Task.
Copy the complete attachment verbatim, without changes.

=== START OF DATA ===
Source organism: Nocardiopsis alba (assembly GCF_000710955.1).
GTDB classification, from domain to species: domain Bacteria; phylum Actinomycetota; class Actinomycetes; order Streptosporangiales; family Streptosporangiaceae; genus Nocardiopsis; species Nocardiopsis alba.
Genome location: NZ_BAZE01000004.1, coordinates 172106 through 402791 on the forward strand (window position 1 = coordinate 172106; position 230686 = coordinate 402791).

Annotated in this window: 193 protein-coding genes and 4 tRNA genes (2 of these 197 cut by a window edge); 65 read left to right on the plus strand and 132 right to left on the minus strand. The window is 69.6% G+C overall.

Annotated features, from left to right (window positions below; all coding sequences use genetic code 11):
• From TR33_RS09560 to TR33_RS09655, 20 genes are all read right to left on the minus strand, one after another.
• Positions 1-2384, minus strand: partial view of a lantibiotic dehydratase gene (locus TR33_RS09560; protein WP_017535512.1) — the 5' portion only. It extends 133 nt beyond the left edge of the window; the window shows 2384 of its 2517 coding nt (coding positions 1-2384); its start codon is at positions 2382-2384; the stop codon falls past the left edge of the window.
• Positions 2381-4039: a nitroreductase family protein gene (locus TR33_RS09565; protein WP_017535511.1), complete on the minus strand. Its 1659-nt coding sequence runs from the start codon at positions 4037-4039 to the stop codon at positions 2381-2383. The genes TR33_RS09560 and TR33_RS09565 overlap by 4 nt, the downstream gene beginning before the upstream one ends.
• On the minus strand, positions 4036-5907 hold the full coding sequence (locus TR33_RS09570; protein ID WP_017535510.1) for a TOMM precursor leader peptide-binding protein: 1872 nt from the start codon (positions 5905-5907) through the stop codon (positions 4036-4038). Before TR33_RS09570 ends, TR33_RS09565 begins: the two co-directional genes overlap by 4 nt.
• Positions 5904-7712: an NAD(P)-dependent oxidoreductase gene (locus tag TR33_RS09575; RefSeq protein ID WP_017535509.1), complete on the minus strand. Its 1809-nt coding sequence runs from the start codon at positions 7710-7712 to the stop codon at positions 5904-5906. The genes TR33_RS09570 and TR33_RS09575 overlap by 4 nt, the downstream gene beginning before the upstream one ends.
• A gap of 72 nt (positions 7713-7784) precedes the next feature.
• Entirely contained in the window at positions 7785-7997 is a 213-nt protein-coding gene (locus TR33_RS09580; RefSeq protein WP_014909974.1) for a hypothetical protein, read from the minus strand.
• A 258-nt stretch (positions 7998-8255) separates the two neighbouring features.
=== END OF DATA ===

Source organism: Nocardiopsis alba (assembly GCF_000710955.1).
GTDB classification, from domain to species: domain Bacteria; phylum Actinomycetota; class Actinomycetes; order Streptosporangiales; family Streptosporangiaceae; genus Nocardiopsis; species Nocardiopsis alba.
Genome location: NZ_BAZE01000004.1, coordinates 172106 through 402791 on the forward strand (window position 1 = coordinate 172106; position 230686 = coordinate 402791).

Annotated in this window: 193 protein-coding genes and 4 tRNA genes (2 of these 197 cut by a window edge); 65 read left to right on the plus strand and 132 right to left on the minus strand. The window is 69.6% G+C overall.

Annotated features, from left to right (window positions below; all coding sequences use genetic code 11):
• From TR33_RS09560 to TR33_RS09655, 20 genes are all read right to left on the minus strand, one after another.
• Positions 1-2384, minus strand: partial view of a lantibiotic dehydratase gene (locus TR33_RS09560; protein WP_017535512.1) — the 5' portion only. It extends 133 nt beyond the left edge of the window; the window shows 2384 of its 2517 coding nt (coding positions 1-2384); its start codon is at positions 2382-2384; the stop codon falls past the left edge of the window.
• Positions 2381-4039: a nitroreductase family protein gene (locus TR33_RS09565; protein WP_017535511.1), complete on the minus strand. Its 1659-nt coding sequence runs from the start codon at positions 4037-4039 to the stop codon at positions 2381-2383. The genes TR33_RS09560 and TR33_RS09565 overlap by 4 nt, the downstream gene beginning before the upstream one ends.
• On the minus strand, positions 4036-5907 hold the full coding sequence (locus TR33_RS09570; protein ID WP_017535510.1) for a TOMM precursor leader peptide-binding protein: 1872 nt from the start codon (positions 5905-5907) through the stop codon (positions 4036-4038). Before TR33_RS09570 ends, TR33_RS09565 begins: the two co-directional genes overlap by 4 nt.
• Positions 5904-7712: an NAD(P)-dependent oxidoreductase gene (locus tag TR33_RS09575; RefSeq protein ID WP_017535509.1), complete on the minus strand. Its 1809-nt coding sequence runs from the start codon at positions 7710-7712 to the stop codon at positions 5904-5906. The genes TR33_RS09570 and TR33_RS09575 overlap by 4 nt, the downstream gene beginning before the upstream one ends.
• A gap of 72 nt (positions 7713-7784) precedes the next feature.
• Entirely contained in the window at positions 7785-7997 is a 213-nt protein-coding gene (locus TR33_RS09580; RefSeq protein WP_014909974.1) for a hypothetical protein, read from the minus strand.
• A 258-nt stretch (positions 7998-8255) separates the two neighbouring features.